The Daily Ghost

26 in 26 of 2019: #14 06/30/2019 BB&T Pavilion, Camden, NJ (Michael Shields, @Mikeshza)

Camden 6.30.2019 (Mr. Completely > Twenty Years Later)

By Mike Shields

Four score and what feels like a hundred thousand years ago, there were live Phish shows, and they were good. Damn good. Outstanding even, as was the case on the final night of the Vermont quartet’s three-night stand in the infamous city of Camden, New Jersey. The city, nestled immediately across the Delaware River from the bright lights and big city of Philadelphia, is home to the BB & T Pavillion. Affectionately and most unfittingly dubbed “The Gorge of The East” by a smattering of fans, this venue was the location of a trio of shows often preceded by perilous thunderstorms, and entirely brimming with goodness. 

Night One found Phish unleashing two covers near and dear to my heart — “Strawberry Letter 23” and “Timber (Jerry)” — which paved the way for the band performing a fiery second set featuring a stunning “Mercury” > “No Man’s Land” pairing and a dizzying “Antelope” closer. 

Night Two’s offerings included Phish opening the show with a classic Mike’s Groove before driving through fan favorites such as “Everything’s Right,” “Roggae,” “Golden Age,” and “Ghost,” then capping off the evening with a delightful “YEM” encore. 

But, it was Night Three that, in hindsight, stands the tallest, and as one of those Camden shows that grabs fans in its clutches with the first few notes, and doesn’t let go until the lights come up.

When I think back upon this momentous evening, my excitement surrounding Phish’s upcoming Summer Tour, a mere weeks away, swells. I think about how “The Curtain With” is the perfect opener, and how “Buried Alive” always gets the party started even when it isn’t in the lead off spot. I remember ballads experienced live like “Fast Enough For You,” “Tela,” and “Shade”, sent chills coursing up and down my body. And I think about the musical depth that unfolds traditionally across Phish’s second sets, which was surely the case when two songs, “Mr Completely” and “Twenty Years Later,” set ablaze the commencement of set two that unforgettable final night in Camden. It was a set flush with an incendiary forty minutes of improvisational psych rock that will live on forever in Phish lore.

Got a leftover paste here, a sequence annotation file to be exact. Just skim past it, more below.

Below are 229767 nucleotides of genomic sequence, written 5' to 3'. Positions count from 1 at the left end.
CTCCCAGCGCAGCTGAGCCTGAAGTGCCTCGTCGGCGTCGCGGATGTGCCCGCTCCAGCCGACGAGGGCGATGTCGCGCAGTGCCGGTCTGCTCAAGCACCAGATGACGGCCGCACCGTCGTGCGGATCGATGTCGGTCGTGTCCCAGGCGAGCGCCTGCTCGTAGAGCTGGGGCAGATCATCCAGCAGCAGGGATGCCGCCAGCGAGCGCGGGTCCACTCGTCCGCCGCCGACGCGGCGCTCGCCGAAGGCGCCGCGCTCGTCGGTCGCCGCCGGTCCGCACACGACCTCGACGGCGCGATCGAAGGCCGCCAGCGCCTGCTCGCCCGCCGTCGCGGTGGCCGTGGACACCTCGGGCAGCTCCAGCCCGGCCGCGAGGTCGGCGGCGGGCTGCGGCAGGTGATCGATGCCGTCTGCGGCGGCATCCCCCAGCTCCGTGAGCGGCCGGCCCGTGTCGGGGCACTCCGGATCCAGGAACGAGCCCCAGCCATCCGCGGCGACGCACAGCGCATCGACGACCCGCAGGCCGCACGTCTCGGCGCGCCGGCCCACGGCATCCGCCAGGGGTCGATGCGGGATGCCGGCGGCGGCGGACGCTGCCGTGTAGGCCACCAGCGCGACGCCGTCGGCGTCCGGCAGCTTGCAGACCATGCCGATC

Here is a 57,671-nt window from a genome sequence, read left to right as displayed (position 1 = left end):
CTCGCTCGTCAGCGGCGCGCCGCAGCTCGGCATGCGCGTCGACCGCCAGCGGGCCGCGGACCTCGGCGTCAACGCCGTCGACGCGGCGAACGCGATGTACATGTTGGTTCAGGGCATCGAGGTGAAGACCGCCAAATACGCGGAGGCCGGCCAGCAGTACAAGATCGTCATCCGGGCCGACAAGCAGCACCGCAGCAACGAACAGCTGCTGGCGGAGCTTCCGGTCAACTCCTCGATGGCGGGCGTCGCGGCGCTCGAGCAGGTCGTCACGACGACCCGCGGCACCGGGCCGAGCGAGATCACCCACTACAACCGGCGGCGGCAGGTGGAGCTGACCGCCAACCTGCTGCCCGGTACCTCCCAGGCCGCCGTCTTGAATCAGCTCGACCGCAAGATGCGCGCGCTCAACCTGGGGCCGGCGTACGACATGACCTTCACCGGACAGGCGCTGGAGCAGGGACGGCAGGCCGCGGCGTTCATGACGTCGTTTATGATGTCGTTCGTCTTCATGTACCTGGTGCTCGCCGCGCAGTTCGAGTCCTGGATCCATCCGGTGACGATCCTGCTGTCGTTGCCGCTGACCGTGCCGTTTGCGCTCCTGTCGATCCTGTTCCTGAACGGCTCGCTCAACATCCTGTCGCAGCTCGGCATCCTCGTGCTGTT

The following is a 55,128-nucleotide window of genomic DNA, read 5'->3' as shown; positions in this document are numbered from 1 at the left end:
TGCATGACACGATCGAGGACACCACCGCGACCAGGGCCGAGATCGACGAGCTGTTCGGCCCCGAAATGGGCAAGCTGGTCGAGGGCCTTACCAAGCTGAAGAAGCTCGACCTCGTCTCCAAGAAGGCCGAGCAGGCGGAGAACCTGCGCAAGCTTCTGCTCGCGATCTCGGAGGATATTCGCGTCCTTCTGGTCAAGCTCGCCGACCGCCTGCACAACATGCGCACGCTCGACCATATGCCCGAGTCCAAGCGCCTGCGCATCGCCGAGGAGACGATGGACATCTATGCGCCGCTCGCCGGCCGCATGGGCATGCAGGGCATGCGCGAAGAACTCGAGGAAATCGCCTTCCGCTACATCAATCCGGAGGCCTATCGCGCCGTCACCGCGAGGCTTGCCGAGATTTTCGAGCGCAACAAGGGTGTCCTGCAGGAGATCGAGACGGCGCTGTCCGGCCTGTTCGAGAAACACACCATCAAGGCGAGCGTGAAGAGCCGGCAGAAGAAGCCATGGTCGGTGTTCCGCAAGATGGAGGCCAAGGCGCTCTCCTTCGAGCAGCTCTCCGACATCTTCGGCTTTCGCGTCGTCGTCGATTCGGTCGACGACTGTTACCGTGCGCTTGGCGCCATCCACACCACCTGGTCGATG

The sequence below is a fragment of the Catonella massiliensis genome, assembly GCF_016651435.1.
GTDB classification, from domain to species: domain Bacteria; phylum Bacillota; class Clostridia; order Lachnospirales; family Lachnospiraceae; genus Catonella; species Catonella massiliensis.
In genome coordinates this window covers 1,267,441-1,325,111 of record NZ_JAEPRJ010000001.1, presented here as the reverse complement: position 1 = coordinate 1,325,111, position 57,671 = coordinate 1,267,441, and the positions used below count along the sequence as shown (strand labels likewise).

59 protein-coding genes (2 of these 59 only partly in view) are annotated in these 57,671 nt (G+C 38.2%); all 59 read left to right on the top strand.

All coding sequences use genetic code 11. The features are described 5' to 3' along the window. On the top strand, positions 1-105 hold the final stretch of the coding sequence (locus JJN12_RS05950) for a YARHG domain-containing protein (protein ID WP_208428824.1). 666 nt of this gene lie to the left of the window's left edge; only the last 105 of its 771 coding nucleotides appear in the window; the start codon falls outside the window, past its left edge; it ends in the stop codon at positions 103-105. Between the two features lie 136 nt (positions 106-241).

“Mr Completely” is a song that has the ability to transcend its structure and aim towards the far reaches of outer worlds. It can be a vehicle for improvisation or a launchpad towards a sublime sonic-filled cosmos. It’s the sort of song that has the ability to literally bring down the house (listen to Episode Two of Osiris Media’s Alive Again podcast if that reference escapes you!). A true rarity (played only seven times with Phish), “Mr. Completely” has been raged in cities such as West Valley City, Utah (7.15.03, its triumphant Phish debut) and Pittsburgh, Pennsylvania (7.9.17).